St. Stephen – There will be an International Homecoming Festival this year.
And it will be international in every sense of the word, said St. Stephen’s Deputy Mayor Jason Carr.
“Both communities want a festival,” said Carr. “The original festival organizers thought it would go on forever. I think we lost a little of that in the past few years.”
The festival is in its 45th year this year, and celebrates the cross border friendship and spirit of cooperation between the City of Calais, Me., and St. Stephen, NB.
In recent years, organizing committees on both sides of the St. Croix River have diminished in size and after last year’s festival, the chairs of both committees resigned after several years of planning the summer event.
Carr said a joint meeting was held in late February at the Calais City Building. In attendance were about 20 people, including members of Calais City Council, as well as representatives from St. Stephen.
Carr, and Coun. Ghislaine Wheaton attended, as did several other residents of the town who have helped organize the festival in years past.
“It wasn’t a committee meeting, just a session to get together and say where do we go, and how do get there. We all expressed an interest in seeing the success of this year’s festival.”
Names for Canadian and American cochairs were “tossed around.”
Two individuals from Calais have expressed interest, but have not yet confirmed.
“I want to see it succeed,” said Carr. “It’s something the communities have had all these years. We need to work hard to keep it going.”
Carr said he has had discussions with Mayor Allan MacEachern, and chief administrative officer Jeff Renaud about the possibility of the town’s events development coordinator Alex Reid taking a larger role in the festival’s organization.
“I’d like to see our events coordinator be that point person,” said Carr. “With him being on staff, he could spend as much or as little time on what needs to be done.”
Carr said there has been an interest in coordinating more festival events with the town’s Chocolate Fest, which takes place the same week.
“As good a festival as it is, how does it affect the international festival? It can tend to take the focus away from international festival events,” stated Carr.
“We want to be able to work hand in hand, to have their events be part of our events. We want them to be part of us.”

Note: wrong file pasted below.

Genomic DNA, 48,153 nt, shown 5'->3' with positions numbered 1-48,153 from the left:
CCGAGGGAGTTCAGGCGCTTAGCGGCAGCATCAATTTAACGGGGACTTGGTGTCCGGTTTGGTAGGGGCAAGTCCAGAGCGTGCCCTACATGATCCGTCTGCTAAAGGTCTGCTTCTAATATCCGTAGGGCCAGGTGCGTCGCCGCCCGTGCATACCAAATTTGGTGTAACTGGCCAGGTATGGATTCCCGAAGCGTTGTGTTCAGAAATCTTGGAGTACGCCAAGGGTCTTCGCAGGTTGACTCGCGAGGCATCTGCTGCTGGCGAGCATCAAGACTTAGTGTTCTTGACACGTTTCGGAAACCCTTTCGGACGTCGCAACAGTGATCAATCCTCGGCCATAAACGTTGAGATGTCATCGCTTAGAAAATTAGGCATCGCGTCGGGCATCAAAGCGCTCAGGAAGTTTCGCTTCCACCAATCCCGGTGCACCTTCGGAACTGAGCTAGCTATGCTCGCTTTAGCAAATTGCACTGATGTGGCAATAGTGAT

Carr said he agreed with Calais Mayor Billy Howard’s desire to have more new events during the festival. Carr said a suggestion to bring back successful events of past festivals led to conversation surrounding the return of the international Tug-of-War contest to highlight the international flavour of the festival.
As it stands, Carr said, there are only two events which are truly international in scope – the parade and the fireworks display.
Discussion was also had on perhaps making better use of the river, or hosting swimming or skating events at the Garcelon Civic Center.
There are opportunities for the festival to grow, said Carr.
One thing he suggested was to focus this year on the Hands Across The Border ceremony, which traditionally kicks off the festival.
Colour parties from legions, residents and members of councils from both sides of the river bear witness to a formal handshake between the mayors of the communities.
In the past the ceremony is held at supper time. Carr would like to see that changed to later in the evening so more people are available to attend.
Carr said it was recommended the festival organizing committees hold regular meetings together as they had done years ago, not separately in each community as in recent years.
There will be one web site and Facebook page. He also said planning must be done for the future.
“We need to be looking at several years ahead. We will focus on this year, but know what’s on tap, maybe develop a five year plan.”
But he said with many of the annual events, “there’s no need to reinvent the wheel,” noting many of the events look after themselves with an associated volunteer network.
What is needed, he said, was the organizing of a time line so the events flow together and don’t conflict. That includes coordinating with the Chocolate Fest events.
“We need volunteers,” said Carr.
He said it’s hoped by the time the first official organizational meeting is held March 8 in the Calais City Building at 6 p.m. Atlantic, the co-chairs will be in place. Residents from both communities are invited to attend.